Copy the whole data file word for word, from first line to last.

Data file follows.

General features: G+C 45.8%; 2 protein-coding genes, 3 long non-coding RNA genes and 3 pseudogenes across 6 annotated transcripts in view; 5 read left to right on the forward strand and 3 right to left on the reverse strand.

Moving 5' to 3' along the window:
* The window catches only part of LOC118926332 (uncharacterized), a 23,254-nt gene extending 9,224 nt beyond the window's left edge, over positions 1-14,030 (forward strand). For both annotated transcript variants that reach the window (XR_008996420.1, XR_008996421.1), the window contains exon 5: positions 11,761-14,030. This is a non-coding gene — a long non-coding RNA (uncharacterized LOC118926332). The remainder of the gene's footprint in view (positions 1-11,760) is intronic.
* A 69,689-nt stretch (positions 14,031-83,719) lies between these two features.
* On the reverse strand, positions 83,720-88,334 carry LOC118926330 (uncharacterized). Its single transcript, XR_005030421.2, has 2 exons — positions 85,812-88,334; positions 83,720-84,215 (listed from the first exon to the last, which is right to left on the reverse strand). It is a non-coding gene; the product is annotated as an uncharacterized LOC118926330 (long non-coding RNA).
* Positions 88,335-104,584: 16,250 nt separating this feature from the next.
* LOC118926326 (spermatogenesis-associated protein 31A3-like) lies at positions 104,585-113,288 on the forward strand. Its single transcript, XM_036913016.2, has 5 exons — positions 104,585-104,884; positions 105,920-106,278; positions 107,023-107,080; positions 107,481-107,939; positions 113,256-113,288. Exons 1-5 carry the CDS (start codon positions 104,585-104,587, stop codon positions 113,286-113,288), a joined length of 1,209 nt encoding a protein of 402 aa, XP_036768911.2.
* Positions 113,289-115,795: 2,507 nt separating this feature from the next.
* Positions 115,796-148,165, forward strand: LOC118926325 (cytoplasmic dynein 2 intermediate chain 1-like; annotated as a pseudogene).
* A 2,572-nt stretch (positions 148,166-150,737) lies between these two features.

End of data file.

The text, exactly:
General features: G+C 45.8%; 2 protein-coding genes, 3 long non-coding RNA genes and 3 pseudogenes across 6 annotated transcripts in view; 5 read left to right on the forward strand and 3 right to left on the reverse strand.

Moving 5' to 3' along the window:
* The window catches only part of LOC118926332 (uncharacterized), a 23,254-nt gene extending 9,224 nt beyond the window's left edge, over positions 1-14,030 (forward strand). For both annotated transcript variants that reach the window (XR_008996420.1, XR_008996421.1), the window contains exon 5: positions 11,761-14,030. This is a non-coding gene — a long non-coding RNA (uncharacterized LOC118926332). The remainder of the gene's footprint in view (positions 1-11,760) is intronic.
* A 69,689-nt stretch (positions 14,031-83,719) lies between these two features.
* On the reverse strand, positions 83,720-88,334 carry LOC118926330 (uncharacterized). Its single transcript, XR_005030421.2, has 2 exons — positions 85,812-88,334; positions 83,720-84,215 (listed from the first exon to the last, which is right to left on the reverse strand). It is a non-coding gene; the product is annotated as an uncharacterized LOC118926330 (long non-coding RNA).
* Positions 88,335-104,584: 16,250 nt separating this feature from the next.
* LOC118926326 (spermatogenesis-associated protein 31A3-like) lies at positions 104,585-113,288 on the forward strand. Its single transcript, XM_036913016.2, has 5 exons — positions 104,585-104,884; positions 105,920-106,278; positions 107,023-107,080; positions 107,481-107,939; positions 113,256-113,288. Exons 1-5 carry the CDS (start codon positions 104,585-104,587, stop codon positions 113,286-113,288), a joined length of 1,209 nt encoding a protein of 402 aa, XP_036768911.2.
* Positions 113,289-115,795: 2,507 nt separating this feature from the next.
* Positions 115,796-148,165, forward strand: LOC118926325 (cytoplasmic dynein 2 intermediate chain 1-like; annotated as a pseudogene).
* A 2,572-nt stretch (positions 148,166-150,737) lies between these two features.